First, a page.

• Colours can be measured and quantified in various ways; indeed, a person’s perception of colour is a subjective process whereby the brain responds to the stimuli that are produced when incoming light reacts with several types of cone cells in the eye. In essence, different people see the same illuminated object or light source in different ways.

Colour vision

Colour vision is the ability of an organism or machine to distinguish objects based on the wavelengths (or frequencies) of the light they emit, reflect or transmit. The human eye and brain together translate light into colour.

  • The human eye, and so human perception, is tuned to the visible spectrum and so to spectral colours between red and violet. Light, however, is rarely of a single wavelength, so an observer will usually be exposed to a range of different wavelengths of light or a mixture of wavelengths from different areas of the spectrum.
  • Colours can be measured and quantified in various ways. But an observer’s perception of colour is a subjective process whereby their brain responds to stimuli that are produced when incoming light reacts with light-sensitive cells at the back of their eye. As a result, different people may see the same illuminated object or light source in different ways.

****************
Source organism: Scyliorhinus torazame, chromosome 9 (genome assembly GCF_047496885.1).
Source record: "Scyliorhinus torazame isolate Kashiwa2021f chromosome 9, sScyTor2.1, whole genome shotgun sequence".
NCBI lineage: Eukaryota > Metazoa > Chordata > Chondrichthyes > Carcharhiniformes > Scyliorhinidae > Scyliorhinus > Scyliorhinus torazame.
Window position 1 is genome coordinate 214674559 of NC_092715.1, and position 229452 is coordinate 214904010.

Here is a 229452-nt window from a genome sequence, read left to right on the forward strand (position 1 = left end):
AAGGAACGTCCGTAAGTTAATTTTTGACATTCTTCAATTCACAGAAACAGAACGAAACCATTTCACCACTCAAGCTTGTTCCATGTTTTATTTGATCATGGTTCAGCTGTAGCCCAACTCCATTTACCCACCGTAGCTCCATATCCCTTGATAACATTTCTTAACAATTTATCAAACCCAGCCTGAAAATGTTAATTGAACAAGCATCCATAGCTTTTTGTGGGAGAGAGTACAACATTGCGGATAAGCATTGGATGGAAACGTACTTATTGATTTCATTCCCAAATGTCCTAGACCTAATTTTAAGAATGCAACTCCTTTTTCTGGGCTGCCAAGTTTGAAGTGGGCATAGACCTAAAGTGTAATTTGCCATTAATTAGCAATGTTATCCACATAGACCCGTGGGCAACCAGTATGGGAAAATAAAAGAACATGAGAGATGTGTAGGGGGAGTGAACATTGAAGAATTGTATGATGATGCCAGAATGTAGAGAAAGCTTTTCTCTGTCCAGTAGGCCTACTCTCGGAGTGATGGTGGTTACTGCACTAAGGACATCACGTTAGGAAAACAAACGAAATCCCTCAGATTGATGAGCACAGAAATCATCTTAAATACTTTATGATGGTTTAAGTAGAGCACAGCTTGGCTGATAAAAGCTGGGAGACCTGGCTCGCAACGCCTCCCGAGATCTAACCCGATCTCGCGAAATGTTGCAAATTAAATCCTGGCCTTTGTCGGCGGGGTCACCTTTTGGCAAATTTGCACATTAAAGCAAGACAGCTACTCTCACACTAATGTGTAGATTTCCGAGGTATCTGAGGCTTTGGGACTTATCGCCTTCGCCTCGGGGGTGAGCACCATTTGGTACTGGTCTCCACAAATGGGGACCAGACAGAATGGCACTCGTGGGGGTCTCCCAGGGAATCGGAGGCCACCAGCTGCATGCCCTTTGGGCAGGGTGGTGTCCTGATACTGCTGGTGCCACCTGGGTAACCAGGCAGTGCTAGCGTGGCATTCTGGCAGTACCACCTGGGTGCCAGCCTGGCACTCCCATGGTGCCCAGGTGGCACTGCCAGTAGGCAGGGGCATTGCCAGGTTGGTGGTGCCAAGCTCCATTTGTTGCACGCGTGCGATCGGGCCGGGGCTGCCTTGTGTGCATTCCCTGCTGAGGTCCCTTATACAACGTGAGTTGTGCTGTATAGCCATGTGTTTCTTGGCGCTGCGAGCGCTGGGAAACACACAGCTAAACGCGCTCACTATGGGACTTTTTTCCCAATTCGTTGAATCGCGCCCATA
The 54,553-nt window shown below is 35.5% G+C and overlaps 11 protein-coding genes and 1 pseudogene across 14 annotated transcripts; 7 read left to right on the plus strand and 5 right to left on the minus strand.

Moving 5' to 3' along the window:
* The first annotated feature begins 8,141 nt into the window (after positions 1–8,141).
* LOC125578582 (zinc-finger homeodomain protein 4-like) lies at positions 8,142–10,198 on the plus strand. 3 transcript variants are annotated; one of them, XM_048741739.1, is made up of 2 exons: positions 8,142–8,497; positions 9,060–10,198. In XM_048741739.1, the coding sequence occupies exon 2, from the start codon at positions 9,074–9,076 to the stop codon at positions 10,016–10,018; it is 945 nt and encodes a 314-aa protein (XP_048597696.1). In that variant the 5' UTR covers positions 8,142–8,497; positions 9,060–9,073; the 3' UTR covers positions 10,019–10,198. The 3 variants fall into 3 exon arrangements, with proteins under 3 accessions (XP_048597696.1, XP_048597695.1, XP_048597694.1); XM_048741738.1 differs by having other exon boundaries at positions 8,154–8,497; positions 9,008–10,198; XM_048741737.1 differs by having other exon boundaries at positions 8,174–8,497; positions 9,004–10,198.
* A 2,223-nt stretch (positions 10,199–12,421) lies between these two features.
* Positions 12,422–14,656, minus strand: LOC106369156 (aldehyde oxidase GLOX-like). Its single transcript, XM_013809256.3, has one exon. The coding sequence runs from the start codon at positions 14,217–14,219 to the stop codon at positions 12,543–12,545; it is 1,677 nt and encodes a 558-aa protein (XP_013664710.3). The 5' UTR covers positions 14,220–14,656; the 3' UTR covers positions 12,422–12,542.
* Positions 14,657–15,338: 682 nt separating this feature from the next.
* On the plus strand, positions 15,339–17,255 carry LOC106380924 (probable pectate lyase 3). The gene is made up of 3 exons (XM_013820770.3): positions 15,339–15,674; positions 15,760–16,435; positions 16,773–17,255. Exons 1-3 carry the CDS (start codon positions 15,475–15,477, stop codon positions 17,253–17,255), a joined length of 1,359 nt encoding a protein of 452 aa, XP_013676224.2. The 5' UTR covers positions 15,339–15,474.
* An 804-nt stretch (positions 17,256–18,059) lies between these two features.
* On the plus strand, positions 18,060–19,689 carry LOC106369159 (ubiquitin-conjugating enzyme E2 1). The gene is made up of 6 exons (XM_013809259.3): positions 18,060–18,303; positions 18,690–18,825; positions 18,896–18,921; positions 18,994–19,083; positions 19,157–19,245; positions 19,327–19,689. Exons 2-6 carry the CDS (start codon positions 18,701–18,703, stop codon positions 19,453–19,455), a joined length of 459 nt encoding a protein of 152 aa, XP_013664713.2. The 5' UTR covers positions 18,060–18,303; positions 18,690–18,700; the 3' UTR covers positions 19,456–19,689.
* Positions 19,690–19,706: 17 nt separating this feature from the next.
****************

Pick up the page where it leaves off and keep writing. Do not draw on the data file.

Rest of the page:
https://en.wikipedia.org/wiki/Color_vision

Colour wheel

A colour wheel is a diagram based on a circle divided into segments. The minimum number of segments is three with a primary colour in each. Segments added between the primaries can then be used to explore the result of mixing adjacent pairs of primary colours together. Additional segments can then be added between all the existing segments to explore the result of mixing further pairs of adjacent colours.

  • The human eye, and so human perception, is tuned to the visible spectrum and so to spectral colours between red and violet. It is the sensitivity of the eye to this small part of the electromagnetic spectrum that results in the perception of rainbow colours.